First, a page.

U.S. bookstore chain Barnes & Noble Inc (BKS.N) reported a smaller-than-expected fall in quarterly same-store sales as promotions and new products drove up traffic at its stores.
Shares of Barnes & Noble, which also reported a smaller-than-expected loss, rose as much as 4.3 percent to a two-year high of $24.40 in early trading.
Barnes & Noble’s retail core comparable store sales, excluding its Nook digital unit and college bookstores, fell 0.4 percent in the first quarter ended Aug. 2.
Analysts polled by research firm Consensus Metrix were expecting same-store sales to decline 2 percent.
Retail comparable sales were helped by improving book industry trends, merchandising initiatives and store promotions, Barnes & Noble Chief Executive Michael Huseby said.
The company has also been cutting costs to focus more on its core book store business.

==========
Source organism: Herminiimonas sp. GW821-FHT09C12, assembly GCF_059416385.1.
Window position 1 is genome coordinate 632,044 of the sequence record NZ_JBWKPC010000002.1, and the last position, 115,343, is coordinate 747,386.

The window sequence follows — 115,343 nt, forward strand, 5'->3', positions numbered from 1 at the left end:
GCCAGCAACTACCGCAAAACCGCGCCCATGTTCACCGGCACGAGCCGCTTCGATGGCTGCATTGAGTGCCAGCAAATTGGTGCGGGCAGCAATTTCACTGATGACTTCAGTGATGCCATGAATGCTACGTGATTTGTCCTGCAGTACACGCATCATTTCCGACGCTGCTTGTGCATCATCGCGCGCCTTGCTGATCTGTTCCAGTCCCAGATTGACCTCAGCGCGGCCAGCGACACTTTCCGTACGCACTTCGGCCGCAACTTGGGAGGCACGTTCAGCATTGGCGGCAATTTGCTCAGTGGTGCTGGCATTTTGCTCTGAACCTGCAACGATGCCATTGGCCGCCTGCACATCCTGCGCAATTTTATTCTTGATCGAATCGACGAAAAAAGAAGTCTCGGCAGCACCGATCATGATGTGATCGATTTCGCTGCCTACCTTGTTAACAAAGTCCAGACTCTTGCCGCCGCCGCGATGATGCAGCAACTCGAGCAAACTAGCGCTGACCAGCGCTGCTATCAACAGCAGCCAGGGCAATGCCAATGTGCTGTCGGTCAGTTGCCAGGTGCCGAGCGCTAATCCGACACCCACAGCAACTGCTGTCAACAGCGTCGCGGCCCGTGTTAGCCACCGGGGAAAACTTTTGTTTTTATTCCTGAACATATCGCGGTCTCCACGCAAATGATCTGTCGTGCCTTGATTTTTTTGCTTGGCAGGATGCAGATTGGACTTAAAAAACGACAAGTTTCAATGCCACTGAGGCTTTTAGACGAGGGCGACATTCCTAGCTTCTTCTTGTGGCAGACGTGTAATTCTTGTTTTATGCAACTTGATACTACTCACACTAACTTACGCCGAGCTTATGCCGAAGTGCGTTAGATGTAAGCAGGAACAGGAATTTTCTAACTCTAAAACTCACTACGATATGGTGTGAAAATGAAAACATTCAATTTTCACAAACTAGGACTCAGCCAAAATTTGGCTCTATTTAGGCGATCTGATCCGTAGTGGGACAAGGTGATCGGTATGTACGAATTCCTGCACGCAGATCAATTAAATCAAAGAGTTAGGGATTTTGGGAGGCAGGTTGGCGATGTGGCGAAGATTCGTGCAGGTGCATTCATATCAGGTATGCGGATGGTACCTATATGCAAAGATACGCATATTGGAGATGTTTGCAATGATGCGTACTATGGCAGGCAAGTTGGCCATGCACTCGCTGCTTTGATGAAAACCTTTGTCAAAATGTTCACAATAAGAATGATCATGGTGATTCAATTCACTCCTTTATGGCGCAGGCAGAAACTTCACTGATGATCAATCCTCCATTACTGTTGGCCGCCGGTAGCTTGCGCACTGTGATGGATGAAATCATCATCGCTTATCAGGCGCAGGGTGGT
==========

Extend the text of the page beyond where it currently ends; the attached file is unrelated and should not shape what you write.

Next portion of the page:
Barnes & Noble said in June it would spin off its money-losing Nook Media unit, which includes tablets and college books, by 2015 after it lost hundreds of millions of dollars over the past five years.
Selling and administrative expenses fell 6.3 percent to $353 million.
The company’s net loss narrowed to $28.4 million, or 56 cents per share, in the quarter, from $87 million, or $1.56 per share, a year earlier.
Analysts on average had expected a loss of 63 cents per share, according to Thomson Reuters I/B/E/S.
Total comparable retail store sales fell 5.1 percent.
Total sales fell 7 percent to $1.23 billion. They have fallen in nearly all quarters since the fiscal second quarter of 2012.